The quote of the day is presented by Guns.com
Note that in his explainer on the importance of the New York State Rifle & Pistol Association v. New York case, Vox’s Ian Millhiser describes New York City’s ban on traveling outside of city limits with licensed firearms as a “minimal burden” on gun owners, covering conduct outside the Second Amendment’s “core.”
Because the freedom to transport a legally owned firearm outside of your home, city, or state is apparently not always justified.
That “minimal burden” is why anti-gunners are so afraid of an adverse outcome in the Supreme Court case, potentially expanding the scope of Second Amendment rights and putting an end to the RKBA being treated as a second-class right.
The Court will discuss the mootness argument next week. If they don’t dismiss the case, arguments are scheduled for December 2.
At least 10 (lower) courts apply what United States Court of Appeals for the Fifth Circuit Judge Stephen Higginson describes as a “two-step analytic framework” (to Second Amendment cases). Under this framework, “severe burdens on core Second Amendment rights” are subject to “strict scrutiny,” the most skeptical level of review that courts typically apply in constitutional cases. “Less onerous laws, or laws that govern conduct outside of the Second Amendment’s ‘core,’” are subject to a more permissive test known as “intermediate scrutiny.”
Thus, major burdens on gun owners are especially likely to be struck down, while less consequential burdens are more likely to be upheld.
Kavanaugh, for his part, rejects this consensus framework altogether. In his 2011 dissent, he argued that the consensus view should be abandoned for a different test — “courts are to assess gun bans and regulations based on text, history, and tradition, not by a balancing test such as strict or intermediate scrutiny.” While it’s unclear how Kavanaugh’s test would apply in every individual case, the fact that Kavanaugh took a position well to the right of his two Republican colleagues strongly suggests that his test would invalidate more gun laws than would the consensus framework.
New York State Rifle, moreover, offers someone like Kavanaugh the perfect vehicle to upend the consensus framework because the (now repealed) rule at the heart of this case imposes only a minimal burden on gun owners.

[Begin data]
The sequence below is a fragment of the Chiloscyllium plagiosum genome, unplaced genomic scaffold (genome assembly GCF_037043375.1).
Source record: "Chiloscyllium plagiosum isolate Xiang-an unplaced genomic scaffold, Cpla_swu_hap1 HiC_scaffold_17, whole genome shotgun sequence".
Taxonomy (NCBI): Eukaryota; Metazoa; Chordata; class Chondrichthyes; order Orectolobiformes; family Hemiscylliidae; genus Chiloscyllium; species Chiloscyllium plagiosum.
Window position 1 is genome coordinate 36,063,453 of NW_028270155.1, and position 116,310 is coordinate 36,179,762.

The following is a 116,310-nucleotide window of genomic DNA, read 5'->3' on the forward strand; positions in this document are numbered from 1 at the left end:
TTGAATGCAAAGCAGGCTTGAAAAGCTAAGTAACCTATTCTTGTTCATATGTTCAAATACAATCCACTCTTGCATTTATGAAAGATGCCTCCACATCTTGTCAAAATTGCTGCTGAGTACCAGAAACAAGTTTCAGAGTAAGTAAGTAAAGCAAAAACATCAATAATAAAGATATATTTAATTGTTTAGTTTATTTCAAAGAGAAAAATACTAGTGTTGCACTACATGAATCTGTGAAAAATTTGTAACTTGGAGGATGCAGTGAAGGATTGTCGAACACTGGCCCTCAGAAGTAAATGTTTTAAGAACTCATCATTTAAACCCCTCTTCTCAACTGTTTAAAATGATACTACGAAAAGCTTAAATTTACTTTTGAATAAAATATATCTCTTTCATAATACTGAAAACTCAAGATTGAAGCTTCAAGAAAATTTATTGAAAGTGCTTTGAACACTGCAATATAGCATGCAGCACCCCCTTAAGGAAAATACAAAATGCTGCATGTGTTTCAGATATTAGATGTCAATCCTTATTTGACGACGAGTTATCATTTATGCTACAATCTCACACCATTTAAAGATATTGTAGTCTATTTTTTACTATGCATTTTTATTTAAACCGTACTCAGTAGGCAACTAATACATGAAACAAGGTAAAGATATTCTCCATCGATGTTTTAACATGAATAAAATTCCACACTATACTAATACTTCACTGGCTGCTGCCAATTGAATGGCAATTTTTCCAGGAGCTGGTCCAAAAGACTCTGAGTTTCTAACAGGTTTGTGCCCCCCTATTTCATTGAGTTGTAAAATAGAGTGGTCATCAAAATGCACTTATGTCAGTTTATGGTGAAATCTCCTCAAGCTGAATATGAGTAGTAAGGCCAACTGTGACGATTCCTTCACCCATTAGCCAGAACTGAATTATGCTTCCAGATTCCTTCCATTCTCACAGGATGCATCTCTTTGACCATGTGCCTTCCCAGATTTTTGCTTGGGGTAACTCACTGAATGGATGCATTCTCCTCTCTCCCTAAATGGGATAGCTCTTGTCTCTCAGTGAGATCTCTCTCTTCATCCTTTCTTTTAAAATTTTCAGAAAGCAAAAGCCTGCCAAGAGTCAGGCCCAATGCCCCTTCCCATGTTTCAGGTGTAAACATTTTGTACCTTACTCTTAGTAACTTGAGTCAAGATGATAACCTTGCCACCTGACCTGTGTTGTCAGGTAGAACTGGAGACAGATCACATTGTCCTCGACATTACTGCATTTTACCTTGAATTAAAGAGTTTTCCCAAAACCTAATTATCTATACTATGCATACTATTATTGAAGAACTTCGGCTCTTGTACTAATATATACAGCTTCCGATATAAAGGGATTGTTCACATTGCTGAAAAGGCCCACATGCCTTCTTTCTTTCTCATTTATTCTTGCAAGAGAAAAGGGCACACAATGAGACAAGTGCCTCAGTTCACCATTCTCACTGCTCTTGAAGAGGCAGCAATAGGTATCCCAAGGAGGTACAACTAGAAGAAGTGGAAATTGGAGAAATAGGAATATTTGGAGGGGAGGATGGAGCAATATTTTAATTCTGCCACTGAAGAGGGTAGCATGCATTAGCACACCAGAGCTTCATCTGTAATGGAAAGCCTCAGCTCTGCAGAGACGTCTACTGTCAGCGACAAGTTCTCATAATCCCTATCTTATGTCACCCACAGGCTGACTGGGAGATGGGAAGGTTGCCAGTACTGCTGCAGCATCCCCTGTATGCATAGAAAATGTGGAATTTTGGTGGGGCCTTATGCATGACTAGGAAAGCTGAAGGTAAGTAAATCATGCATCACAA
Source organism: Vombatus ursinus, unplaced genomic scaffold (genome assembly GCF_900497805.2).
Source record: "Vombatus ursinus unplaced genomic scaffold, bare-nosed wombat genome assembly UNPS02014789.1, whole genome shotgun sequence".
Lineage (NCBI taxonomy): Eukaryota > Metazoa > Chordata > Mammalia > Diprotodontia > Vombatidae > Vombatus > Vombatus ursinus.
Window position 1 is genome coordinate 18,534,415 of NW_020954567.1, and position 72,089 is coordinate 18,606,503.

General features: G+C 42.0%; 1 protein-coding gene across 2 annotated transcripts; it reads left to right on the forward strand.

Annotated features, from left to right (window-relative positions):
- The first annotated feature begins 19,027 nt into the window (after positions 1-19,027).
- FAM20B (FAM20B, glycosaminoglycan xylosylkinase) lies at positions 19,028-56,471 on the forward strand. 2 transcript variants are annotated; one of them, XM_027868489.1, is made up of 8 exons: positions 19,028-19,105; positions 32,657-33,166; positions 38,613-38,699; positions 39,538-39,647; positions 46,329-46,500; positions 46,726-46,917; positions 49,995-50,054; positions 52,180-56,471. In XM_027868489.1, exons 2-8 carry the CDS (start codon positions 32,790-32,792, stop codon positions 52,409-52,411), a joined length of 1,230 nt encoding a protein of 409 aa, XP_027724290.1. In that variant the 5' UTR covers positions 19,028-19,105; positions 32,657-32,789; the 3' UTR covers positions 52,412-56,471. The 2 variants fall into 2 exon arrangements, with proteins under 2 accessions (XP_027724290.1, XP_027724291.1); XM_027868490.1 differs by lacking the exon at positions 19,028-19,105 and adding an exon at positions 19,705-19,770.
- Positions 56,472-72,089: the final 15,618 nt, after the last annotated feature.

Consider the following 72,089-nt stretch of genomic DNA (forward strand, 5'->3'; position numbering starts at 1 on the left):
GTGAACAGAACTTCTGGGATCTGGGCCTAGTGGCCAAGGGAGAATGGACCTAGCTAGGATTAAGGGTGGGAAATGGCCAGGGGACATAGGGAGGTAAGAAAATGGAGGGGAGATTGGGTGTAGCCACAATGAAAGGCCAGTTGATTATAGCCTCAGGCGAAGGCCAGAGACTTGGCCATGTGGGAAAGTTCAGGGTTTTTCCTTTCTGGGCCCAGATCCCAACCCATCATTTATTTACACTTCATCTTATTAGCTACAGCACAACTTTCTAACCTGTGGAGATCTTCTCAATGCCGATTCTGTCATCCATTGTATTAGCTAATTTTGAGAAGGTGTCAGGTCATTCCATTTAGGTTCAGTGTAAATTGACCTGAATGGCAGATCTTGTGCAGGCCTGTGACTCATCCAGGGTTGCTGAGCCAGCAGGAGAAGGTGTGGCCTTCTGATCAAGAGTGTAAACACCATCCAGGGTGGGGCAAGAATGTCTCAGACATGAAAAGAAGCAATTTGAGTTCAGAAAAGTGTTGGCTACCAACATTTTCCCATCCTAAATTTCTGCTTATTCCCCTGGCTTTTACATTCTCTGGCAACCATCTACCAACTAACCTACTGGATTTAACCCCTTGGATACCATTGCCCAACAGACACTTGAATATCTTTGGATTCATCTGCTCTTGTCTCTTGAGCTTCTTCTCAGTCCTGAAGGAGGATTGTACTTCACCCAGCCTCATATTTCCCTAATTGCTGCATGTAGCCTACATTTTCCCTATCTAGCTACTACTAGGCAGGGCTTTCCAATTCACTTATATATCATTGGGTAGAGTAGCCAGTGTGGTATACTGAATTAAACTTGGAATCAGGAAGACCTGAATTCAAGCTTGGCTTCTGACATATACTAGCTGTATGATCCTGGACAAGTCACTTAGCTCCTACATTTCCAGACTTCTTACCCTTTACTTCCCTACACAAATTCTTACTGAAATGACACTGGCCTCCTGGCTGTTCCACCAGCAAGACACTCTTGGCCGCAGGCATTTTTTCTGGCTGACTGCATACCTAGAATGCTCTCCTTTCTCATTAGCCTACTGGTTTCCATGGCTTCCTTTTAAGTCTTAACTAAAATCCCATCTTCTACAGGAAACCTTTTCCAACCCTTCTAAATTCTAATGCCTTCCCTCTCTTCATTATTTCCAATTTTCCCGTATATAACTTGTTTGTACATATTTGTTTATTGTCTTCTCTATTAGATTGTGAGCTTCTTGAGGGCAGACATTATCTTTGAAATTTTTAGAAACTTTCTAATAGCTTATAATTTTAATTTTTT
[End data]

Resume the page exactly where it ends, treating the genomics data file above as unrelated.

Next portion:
New York offers two kinds of handgun licenses. A “carry” license permits gun owners to carry a handgun for “target practice, hunting, or self-defense.” Meanwhile, a less permissive “premises” license permits a gun owner to “have and possess in his dwelling” a handgun. Premises license holders, however, may only bring the gun outside of their home for limited reasons, which include bringing the gun to seven specific gun ranges to practice shooting.
The plaintiffs in New York State Rifle, each of whom has a premises license, raise a very narrow challenge to this framework. As a federal appeals court explained, some of them “seek to transport their handguns to shooting ranges and competitions outside New York City.” One of them also owns two homes, and he wishes to be able to transport one gun between those two homes.
New York State Rifle, in other words, involves what Judge Higginson described as a “less onerous law” that governs “conduct outside of the Second Amendment’s ‘core.’” This isn’t a grand showdown over when and where people can carry guns — or whether they bring a gun into their own home. It’s a small legal dispute about little more than whether lawmakers can require certain gun owners to practice shooting at certain specified gun ranges.
And yet, this very smallness is what makes New York State Rifle so dangerous to the consensus framework. The rule at the heart of this case is the very sort of gun restriction that the consensus framework is likely to treat as insignificant. And that gives the Supreme Court an ideal vehicle to hold that judges should treat all gun laws with skepticism — even very minor ones.